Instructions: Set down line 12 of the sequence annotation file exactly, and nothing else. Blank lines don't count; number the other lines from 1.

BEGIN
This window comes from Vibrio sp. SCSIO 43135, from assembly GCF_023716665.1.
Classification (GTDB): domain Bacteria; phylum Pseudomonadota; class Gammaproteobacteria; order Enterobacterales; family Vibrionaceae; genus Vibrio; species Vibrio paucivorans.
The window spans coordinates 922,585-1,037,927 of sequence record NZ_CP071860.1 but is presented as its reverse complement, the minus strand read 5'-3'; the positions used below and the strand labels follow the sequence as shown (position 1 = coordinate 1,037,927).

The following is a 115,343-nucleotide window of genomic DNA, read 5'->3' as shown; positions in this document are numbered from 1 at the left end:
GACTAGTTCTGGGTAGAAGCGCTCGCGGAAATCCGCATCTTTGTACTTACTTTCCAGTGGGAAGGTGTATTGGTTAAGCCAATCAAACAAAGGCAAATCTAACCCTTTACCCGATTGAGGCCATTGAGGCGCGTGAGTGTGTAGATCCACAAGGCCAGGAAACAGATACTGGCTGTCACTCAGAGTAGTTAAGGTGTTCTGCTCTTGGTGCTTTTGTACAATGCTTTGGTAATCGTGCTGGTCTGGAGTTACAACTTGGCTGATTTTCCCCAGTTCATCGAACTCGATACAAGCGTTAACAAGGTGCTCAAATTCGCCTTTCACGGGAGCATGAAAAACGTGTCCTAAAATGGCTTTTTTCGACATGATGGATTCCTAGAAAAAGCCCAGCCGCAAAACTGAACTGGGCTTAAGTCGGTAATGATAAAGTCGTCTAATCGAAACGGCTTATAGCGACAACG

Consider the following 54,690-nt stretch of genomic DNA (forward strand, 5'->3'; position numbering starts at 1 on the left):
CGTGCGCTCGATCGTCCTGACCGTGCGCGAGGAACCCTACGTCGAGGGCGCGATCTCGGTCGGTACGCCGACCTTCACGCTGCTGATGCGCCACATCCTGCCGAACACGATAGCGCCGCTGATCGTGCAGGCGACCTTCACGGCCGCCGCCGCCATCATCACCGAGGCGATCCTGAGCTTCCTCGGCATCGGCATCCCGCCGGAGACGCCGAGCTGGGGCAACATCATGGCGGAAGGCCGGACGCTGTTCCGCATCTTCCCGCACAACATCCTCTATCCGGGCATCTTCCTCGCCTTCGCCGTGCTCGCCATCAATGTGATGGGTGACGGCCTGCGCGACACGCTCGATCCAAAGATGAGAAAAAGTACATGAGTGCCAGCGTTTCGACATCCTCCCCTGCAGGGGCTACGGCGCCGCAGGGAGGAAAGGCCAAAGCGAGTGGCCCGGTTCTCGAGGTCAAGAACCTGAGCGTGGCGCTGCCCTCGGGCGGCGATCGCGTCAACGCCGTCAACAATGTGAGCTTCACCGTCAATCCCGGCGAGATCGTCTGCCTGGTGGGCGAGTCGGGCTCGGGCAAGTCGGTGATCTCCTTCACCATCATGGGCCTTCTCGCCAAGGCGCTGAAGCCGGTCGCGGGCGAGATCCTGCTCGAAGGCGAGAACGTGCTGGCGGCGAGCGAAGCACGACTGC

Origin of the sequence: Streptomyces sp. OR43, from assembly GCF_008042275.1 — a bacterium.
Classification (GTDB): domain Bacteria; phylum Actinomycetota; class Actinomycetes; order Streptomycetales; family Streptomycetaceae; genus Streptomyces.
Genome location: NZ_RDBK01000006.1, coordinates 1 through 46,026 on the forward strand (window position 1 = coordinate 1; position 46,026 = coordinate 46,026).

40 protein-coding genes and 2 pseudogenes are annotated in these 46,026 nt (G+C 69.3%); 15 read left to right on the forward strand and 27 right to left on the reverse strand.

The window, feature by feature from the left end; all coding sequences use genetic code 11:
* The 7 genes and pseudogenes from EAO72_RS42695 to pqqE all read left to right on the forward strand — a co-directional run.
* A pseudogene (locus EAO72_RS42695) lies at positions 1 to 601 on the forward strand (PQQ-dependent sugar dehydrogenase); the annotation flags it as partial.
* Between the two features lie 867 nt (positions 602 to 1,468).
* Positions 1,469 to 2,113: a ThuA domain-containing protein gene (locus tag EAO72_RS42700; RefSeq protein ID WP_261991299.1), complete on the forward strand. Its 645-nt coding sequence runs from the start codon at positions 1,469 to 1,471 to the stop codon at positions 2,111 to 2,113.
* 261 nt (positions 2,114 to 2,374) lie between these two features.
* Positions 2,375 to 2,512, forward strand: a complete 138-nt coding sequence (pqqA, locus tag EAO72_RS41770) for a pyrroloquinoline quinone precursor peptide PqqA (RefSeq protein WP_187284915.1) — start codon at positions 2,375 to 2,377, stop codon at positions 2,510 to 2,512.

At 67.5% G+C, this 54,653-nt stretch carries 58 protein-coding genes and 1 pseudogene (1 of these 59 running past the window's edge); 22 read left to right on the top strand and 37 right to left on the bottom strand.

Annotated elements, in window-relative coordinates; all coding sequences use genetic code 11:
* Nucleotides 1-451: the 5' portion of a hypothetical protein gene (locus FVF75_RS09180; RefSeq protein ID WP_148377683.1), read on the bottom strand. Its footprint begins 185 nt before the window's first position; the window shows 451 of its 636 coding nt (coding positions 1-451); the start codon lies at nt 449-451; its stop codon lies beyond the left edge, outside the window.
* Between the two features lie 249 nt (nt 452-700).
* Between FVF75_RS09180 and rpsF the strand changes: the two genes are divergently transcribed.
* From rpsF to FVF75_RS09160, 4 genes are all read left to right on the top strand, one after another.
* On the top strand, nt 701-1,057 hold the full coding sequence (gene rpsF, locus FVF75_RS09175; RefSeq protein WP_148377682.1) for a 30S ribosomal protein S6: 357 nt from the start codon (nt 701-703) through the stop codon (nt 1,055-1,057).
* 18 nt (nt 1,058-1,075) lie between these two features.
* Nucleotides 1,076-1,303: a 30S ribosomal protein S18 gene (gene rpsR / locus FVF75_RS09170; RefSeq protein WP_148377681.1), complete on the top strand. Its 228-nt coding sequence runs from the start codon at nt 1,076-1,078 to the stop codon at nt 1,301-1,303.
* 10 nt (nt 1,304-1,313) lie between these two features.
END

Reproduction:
The window, feature by feature from the left end; all coding sequences use genetic code 11: